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    Chess column

    This week’s game is between an up-and-coming Russian player, Ivan Popov and the great, veteran grandmaster Yuri Balashov. In his day, Balashov was a world championship contender and was the 11th highest player in the world with an adjusted rating of 2715. He also served as a second to Boris Spassky for his “Revenge Match of the 20th Century” against Bobby Fischer in 1992. Now, Balshov is 63 and his rating is a modest, 2442. Ivan Popov is only 22 with a rating of 2605.

      Their game’s opening was the English, which gained its name from great English player and unofficial world champion Howard Staunton, who first used it in his 1843 match vs. Saint-Amant. It has always been sort of a mystery to many chess players. The English is essentially a Sicilian with colors reversed. But while the Sicilian is an aggressive, fighting defense, the English, with an extra move, is a quiet and very positional opening. In any case, Balashov plays well until time pressure, and possibly age, brings about his downfall with 36. cxb5??.

     a)     The main alternative here is 3.Nd5.


    b)     The main alternative here is 5.Nf3.

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    c)     Black’s position here looks quite satisfactory. The pressure on e4 and c4 makes it hard for White to develop properly without exchanging his bishop for Black’s knight on f6, in which case the removal of this bishop takes away a key element of White’s compensation for his doubled pawns.

    d)     Although this takes space, it is also risky as it makes the c4 pawn permanently weak.

    e)     White’s knight is his best-placed piece so Black sensibly wants to exchange it (so long as the c4 pawn is not undoubled in so doing).

    f)       Black does not want to allow the knight to plant itself strongly on f5.


    g)     This is a typical strategy in such positions: by exchanging the pawn on c4, Black gets better access to the weak squares around it. Still, while Black clearly has the initiative here there is no reason White’s position should fall apart in only five more moves.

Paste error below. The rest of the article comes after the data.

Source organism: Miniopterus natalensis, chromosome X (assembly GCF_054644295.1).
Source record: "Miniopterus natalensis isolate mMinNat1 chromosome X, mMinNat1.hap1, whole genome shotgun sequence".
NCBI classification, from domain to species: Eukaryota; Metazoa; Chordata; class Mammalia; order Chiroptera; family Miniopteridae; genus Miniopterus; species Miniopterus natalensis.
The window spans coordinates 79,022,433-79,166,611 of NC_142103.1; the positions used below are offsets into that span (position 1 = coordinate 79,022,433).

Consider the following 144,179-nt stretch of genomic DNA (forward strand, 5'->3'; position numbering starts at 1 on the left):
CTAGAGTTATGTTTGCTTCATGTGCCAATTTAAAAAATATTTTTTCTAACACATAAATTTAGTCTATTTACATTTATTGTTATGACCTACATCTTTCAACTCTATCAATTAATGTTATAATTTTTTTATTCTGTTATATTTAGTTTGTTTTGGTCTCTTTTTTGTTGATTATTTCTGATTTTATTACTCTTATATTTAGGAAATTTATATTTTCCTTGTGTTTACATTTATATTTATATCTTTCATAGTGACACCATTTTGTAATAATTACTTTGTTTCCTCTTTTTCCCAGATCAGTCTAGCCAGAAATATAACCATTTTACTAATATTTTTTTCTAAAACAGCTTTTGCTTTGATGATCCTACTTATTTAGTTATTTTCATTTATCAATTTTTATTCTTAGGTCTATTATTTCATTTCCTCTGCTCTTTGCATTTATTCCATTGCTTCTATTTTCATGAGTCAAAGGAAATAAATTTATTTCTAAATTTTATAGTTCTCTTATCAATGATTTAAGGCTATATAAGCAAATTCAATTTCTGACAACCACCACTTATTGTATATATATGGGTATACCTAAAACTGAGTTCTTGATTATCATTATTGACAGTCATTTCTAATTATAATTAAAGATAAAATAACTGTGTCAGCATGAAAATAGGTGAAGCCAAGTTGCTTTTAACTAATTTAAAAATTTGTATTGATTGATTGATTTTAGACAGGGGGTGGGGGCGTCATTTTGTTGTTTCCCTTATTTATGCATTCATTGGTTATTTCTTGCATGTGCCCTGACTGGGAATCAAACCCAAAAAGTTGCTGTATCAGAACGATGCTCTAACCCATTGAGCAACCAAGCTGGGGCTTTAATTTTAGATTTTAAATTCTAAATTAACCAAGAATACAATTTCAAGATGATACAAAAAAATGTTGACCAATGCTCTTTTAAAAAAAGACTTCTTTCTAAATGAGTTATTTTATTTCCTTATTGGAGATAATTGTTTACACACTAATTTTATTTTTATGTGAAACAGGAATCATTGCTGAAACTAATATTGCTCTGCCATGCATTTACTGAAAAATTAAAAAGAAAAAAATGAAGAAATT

h)     This looks like a conscious decision to complicate in (what I assume was) White’s time pressure.

    i)       This loses by force. Correct was 36.fxe4 Bxe4+ 37.Bxe4 Ra2 38.Qe2 (38.Qc2 is also possible but looks less accurate, and 38.Qf2? Rxf2+ 39.Kxf2 f5 40.Bd5 f4 loses material) 38…Rxe2+ (38…Qxe3? 39.Qxa2 Qxe1 40.Qc2 bxc4 41.Bd5 looks good for White) 39.Rxe2 with unclear play, e.g. 39…bxc4 40.b5!? with the idea of 40…Qc5 41.Bc6 and 42.Nd5.

    Balashov – Popov

    Moscow Championship 2012

    English Opening

    Balashov Popov

    Balashov Popov

    White Black

    White Black

    1. c4 e5

    21. Rac1 Kg7

    2. Nc3 Bb4!?

    22. Qf1 Qe8

    3. g3 (a) Nf6

    23. Qf2 h5

    4. Bg2 O-O

    24. h4 axb4

    5. e4 (b) Bxc3

    25. axb4 Bb7

    6. dxc3 d6

    26. Qd2 Ra2

    7. Qe2 a5

    27. Rc2 Rxc2

    8. Nf3 Na6

    28. Qxc2 Ra3

    9. O-O Nc5

    29. Bf1 Qa8

    10. Ne1 b6

    30. Bd3 Ra2

    11. Nc2 Ba6 (c)

    31. Qb3 Qa7

    12. Bg5 h6

    32. Re1 Bc6

    13. Bxf6 Qxf6

    33. Bb1 Ra3

    14. Ne3 Qe6

    34. Qb2 b5!? (g)

    15. b4!? (d) Nd7

    35. Kg2?! Nxe4!!? (h)

    16. Rfd1 Rfd8

    36. cxb5?? (i) Nxc3!

    17. Nd5 Ra7

    37. bxc6 Nxb1

    18. a3 Nf6! (e)

    38. Nc2 (j) Rd3!

    19. Ne3 g6! (f)

    39. Re2 (k) Nc3 0-1

    20. f3 Rda8!


    Annotations by grandmaster Patrick Wolff, a two-time US champion.